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We can readily understand why investors are attracted to unprofitable companies. For example, although software-as-a-service business Salesforce.com lost money for years while it grew recurring revenue, if you held shares since 2005, you'd have done very well indeed. But while history lauds those rare successes, those that fail are often forgotten; who remembers Pets.com?
So, the natural question for Northern Minerals (ASX:NTU) shareholders is whether they should be concerned by its rate of cash burn. In this report, we will consider the company's annual negative free cash flow, henceforth referring to it as the 'cash burn'. Let's start with an examination of the business' cash, relative to its cash burn.
When Might Northern Minerals Run Out Of Money?
You can calculate a company's cash runway by dividing the amount of cash it has by the rate at which it is spending that cash. When Northern Minerals last reported its balance sheet in June 2021, it had zero debt and cash worth AU$20m. Looking at the last year, the company burnt through AU$8.5m. That means it had a cash runway of about 2.3 years as of June 2021. That's decent, giving the company a couple years to develop its business. The image below shows how its cash balance has been changing over the last few years.
How Well Is Northern Minerals Growing?
Northern Minerals managed to reduce its cash burn by 82% over the last twelve months, which suggests it's on the right flight path. But the top line growth tells a different story, with operating revenue falling 50% in that time. Considering the factors above, the company doesn’t fare badly when it comes to assessing how it is changing over time. In reality, this article only makes a short study of the company's growth data. You can take a look at how Northern Minerals has developed its business over time by checking this visualization of its revenue and earnings history.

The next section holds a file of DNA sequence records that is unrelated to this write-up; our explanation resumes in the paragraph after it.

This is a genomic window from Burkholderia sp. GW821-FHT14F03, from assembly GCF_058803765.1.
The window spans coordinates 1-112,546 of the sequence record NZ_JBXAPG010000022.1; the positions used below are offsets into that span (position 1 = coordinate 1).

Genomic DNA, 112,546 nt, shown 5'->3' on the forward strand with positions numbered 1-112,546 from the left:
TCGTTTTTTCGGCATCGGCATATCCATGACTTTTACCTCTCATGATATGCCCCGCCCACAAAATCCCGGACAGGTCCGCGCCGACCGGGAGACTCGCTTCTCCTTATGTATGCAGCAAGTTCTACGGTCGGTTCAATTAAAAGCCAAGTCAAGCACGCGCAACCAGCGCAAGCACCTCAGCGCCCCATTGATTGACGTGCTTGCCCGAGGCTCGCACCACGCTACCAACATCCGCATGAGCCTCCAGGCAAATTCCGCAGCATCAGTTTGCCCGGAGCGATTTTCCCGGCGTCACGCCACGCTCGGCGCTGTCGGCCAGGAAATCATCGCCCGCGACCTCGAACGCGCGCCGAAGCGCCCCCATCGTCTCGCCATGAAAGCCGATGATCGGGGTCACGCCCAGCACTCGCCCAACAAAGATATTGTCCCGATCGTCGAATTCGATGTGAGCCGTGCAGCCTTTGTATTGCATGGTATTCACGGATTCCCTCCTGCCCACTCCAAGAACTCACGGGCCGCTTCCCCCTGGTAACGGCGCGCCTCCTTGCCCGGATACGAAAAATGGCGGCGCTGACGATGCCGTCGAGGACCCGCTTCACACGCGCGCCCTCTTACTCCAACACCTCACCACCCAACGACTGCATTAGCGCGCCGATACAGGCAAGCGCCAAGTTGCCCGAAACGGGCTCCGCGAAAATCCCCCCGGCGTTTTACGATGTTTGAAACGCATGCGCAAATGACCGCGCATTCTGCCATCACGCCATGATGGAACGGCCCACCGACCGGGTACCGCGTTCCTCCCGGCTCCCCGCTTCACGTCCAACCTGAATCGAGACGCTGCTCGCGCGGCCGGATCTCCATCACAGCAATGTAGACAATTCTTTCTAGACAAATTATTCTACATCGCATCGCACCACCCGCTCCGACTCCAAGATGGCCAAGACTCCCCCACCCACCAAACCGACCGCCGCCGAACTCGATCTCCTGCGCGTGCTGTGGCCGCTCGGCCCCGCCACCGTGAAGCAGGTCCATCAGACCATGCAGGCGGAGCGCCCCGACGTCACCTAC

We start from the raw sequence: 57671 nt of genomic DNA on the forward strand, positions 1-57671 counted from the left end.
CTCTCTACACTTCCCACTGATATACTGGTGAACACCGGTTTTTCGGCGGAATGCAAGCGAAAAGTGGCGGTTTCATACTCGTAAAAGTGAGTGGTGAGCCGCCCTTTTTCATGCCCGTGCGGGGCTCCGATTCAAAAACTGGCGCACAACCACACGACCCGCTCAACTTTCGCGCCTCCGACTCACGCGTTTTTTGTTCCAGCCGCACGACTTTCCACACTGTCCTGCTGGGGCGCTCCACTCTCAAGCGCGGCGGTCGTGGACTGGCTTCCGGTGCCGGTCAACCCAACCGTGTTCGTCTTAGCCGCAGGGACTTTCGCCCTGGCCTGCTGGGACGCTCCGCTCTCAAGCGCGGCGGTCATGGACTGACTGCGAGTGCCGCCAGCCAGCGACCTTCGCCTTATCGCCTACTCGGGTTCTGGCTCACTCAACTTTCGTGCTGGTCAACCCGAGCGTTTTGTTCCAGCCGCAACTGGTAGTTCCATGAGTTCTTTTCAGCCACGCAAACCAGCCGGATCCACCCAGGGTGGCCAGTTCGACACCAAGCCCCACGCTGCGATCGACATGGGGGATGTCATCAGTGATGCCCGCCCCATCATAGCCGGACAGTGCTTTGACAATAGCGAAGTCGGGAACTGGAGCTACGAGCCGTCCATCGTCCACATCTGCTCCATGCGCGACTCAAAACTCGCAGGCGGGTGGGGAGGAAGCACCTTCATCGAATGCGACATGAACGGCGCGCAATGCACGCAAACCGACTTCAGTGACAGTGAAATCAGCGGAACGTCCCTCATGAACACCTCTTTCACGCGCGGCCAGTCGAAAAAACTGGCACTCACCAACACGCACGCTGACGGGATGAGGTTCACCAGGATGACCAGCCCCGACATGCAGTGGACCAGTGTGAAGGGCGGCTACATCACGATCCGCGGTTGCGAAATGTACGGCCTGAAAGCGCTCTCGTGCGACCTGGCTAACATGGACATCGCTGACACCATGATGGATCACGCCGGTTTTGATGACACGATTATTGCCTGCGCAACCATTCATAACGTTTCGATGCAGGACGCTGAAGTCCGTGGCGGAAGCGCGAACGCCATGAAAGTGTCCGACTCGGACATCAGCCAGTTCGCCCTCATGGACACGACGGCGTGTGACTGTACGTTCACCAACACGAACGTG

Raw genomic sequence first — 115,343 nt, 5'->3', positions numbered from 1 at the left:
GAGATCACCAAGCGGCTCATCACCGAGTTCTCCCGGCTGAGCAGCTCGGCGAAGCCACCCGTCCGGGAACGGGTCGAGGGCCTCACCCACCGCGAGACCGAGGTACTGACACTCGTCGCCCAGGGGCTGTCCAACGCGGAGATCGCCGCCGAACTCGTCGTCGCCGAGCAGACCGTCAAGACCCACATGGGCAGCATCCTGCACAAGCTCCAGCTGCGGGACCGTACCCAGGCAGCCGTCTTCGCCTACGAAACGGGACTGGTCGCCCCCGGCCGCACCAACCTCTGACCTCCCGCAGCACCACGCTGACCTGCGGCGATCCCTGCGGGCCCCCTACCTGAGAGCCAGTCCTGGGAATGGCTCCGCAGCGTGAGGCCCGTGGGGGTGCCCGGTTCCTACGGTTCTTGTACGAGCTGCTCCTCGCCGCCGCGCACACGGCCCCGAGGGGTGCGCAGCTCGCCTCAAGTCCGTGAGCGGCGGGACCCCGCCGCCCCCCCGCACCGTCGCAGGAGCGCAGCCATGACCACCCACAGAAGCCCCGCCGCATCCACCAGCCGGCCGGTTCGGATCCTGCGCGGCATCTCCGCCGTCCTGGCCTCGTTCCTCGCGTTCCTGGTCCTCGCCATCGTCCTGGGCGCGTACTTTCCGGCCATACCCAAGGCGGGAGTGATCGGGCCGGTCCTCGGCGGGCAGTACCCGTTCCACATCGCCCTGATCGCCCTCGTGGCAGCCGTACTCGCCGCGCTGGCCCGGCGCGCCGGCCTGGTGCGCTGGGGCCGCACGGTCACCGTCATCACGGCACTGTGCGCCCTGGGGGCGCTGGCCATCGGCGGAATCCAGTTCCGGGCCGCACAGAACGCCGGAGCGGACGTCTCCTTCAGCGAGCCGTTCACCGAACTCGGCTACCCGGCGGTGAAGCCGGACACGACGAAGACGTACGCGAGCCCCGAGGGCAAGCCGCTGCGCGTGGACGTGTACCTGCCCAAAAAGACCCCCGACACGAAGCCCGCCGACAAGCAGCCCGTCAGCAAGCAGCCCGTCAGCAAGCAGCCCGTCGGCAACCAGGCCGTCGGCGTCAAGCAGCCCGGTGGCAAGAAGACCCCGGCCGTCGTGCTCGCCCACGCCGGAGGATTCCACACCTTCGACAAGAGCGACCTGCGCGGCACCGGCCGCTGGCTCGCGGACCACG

Can Northern Minerals Raise More Cash Easily?
While Northern Minerals seems to be in a fairly good position, it's still worth considering how easily it could raise more cash, even just to fuel faster growth. Companies can raise capital through either debt or equity. Many companies end up issuing new shares to fund future growth. By looking at a company's cash burn relative to its market capitalisation, we gain insight on how much shareholders would be diluted if the company needed to raise enough cash to cover another year's cash burn.
Northern Minerals' cash burn of AU$8.5m is about 3.2% of its AU$267m market capitalisation. That's a low proportion, so we figure the company would be able to raise more cash to fund growth, with a little dilution, or even to simply borrow some money.
Is Northern Minerals' Cash Burn A Worry?
As you can probably tell by now, we're not too worried about Northern Minerals' cash burn. In particular, we think its cash burn reduction stands out as evidence that the company is well on top of its spending. While we must concede that its falling revenue is a bit worrying, the other factors mentioned in this article provide great comfort when it comes to the cash burn. Based on the factors mentioned in this article, we think its cash burn situation warrants some attention from shareholders, but we don't think they should be worried. Taking a deeper dive, we've spotted 4 warning signs for Northern Minerals you should be aware of, and 2 of them don't sit too well with us.
Of course Northern Minerals may not be the best stock to buy. So you may wish to see this free collection of companies boasting high return on equity, or this list of stocks that insiders are buying.
This article by Simply Wall St is general in nature. We provide commentary based on historical data and analyst forecasts only using an unbiased methodology and our articles are not intended to be financial advice. It does not constitute a recommendation to buy or sell any stock, and does not take account of your objectives, or your financial situation. We aim to bring you long-term focused analysis driven by fundamental data. Note that our analysis may not factor in the latest price-sensitive company announcements or qualitative material. Simply Wall St has no position in any stocks mentioned.
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